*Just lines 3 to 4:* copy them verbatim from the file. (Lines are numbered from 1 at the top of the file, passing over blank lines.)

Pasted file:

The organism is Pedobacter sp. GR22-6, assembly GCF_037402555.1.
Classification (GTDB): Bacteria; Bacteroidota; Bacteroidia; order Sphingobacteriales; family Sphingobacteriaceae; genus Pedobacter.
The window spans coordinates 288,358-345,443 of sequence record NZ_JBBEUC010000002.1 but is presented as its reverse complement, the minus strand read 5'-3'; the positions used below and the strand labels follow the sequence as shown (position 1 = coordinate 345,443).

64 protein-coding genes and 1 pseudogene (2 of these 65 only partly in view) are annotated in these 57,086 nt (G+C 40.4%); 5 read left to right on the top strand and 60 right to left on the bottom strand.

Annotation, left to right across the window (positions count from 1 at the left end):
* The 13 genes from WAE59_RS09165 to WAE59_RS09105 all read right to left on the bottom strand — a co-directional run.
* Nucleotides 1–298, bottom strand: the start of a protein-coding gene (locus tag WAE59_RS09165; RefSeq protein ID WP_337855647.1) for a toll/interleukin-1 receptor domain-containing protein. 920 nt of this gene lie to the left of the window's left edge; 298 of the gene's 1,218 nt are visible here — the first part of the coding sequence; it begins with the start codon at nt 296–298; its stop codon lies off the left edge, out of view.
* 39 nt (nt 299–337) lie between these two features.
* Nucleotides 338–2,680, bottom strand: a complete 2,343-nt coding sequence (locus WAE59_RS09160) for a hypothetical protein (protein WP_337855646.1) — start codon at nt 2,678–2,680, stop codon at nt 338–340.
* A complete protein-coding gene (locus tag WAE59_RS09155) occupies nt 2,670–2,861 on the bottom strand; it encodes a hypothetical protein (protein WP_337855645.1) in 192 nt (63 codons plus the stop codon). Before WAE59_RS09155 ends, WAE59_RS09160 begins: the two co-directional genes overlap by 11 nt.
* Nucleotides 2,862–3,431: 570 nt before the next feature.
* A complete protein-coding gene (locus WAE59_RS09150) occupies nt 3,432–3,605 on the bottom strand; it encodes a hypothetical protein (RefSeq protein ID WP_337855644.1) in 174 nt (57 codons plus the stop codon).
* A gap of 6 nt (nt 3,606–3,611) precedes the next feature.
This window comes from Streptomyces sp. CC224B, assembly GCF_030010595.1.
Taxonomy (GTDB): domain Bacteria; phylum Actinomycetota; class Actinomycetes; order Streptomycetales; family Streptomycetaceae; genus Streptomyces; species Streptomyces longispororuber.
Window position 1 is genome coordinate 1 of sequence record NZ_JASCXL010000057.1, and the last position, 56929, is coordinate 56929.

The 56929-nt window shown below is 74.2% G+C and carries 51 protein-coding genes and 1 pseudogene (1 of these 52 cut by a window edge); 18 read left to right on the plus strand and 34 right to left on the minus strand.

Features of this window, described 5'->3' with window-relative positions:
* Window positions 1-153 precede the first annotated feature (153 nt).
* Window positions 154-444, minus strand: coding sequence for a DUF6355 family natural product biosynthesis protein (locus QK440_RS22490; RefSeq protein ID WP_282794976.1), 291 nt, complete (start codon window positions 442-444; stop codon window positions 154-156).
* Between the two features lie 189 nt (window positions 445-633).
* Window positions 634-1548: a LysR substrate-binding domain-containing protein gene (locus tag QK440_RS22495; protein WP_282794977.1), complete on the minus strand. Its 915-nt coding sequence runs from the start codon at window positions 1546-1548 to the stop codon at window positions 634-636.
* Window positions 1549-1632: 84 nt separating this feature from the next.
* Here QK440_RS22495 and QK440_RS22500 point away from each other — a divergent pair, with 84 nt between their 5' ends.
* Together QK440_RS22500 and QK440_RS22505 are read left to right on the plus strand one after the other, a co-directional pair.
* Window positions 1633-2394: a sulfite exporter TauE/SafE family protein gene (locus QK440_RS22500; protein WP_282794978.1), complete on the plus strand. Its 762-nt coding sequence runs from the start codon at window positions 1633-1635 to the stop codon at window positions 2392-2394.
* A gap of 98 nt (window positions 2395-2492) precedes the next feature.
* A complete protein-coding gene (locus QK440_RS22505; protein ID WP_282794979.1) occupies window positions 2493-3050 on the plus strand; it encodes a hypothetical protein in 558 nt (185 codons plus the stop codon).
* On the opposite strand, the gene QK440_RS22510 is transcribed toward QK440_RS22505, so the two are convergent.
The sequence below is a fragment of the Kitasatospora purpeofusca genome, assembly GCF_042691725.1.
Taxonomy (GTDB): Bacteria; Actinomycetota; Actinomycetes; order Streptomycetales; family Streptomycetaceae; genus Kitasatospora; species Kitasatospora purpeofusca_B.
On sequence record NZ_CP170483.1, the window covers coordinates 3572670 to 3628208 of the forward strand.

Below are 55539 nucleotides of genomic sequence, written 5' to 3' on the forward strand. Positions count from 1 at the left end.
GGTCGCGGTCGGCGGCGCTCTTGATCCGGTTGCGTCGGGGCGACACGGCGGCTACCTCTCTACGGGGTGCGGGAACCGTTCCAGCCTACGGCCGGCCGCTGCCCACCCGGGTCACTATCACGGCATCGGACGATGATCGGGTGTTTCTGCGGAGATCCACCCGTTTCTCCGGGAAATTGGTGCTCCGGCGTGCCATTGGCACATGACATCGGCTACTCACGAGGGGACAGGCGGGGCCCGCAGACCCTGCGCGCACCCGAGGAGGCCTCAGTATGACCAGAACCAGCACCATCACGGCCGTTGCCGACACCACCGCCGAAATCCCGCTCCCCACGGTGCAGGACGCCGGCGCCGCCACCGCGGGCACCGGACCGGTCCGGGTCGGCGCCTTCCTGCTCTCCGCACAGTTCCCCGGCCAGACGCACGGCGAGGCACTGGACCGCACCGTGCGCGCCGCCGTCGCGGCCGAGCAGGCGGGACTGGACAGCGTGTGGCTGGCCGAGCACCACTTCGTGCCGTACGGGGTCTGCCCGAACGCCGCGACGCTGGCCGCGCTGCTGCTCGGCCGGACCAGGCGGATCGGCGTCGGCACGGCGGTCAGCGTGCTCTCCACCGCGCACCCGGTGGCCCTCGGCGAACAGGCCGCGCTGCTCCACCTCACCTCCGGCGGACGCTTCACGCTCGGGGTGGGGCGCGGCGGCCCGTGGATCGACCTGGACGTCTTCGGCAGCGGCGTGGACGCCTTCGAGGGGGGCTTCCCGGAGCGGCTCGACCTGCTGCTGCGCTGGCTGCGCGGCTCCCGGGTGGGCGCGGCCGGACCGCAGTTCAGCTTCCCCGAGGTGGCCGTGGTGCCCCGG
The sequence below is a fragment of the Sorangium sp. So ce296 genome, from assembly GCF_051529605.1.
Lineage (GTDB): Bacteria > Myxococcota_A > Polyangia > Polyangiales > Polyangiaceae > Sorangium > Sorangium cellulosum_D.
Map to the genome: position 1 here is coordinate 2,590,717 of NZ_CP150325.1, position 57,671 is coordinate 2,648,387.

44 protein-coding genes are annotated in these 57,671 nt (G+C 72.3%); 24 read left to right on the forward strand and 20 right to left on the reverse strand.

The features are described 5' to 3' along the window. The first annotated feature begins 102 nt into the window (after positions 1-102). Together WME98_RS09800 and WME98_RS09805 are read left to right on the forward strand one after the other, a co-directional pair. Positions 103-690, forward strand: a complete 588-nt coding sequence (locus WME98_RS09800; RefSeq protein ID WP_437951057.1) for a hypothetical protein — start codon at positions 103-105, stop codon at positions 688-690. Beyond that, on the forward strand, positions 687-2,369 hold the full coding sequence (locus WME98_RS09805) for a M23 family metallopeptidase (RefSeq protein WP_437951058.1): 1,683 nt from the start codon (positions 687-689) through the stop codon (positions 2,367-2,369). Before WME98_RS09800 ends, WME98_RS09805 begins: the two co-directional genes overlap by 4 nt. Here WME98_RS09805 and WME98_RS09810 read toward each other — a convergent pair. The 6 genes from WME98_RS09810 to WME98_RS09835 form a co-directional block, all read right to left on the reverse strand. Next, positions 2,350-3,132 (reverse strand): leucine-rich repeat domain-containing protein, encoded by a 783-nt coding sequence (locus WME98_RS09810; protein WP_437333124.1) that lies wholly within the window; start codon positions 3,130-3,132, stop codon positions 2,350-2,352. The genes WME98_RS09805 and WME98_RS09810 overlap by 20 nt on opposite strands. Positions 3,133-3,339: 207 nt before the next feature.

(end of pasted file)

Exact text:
The window spans coordinates 288,358-345,443 of sequence record NZ_JBBEUC010000002.1 but is presented as its reverse complement, the minus strand read 5'-3'; the positions used below and the strand labels follow the sequence as shown (position 1 = coordinate 345,443).

64 protein-coding genes and 1 pseudogene (2 of these 65 only partly in view) are annotated in these 57,086 nt (G+C 40.4%); 5 read left to right on the top strand and 60 right to left on the bottom strand.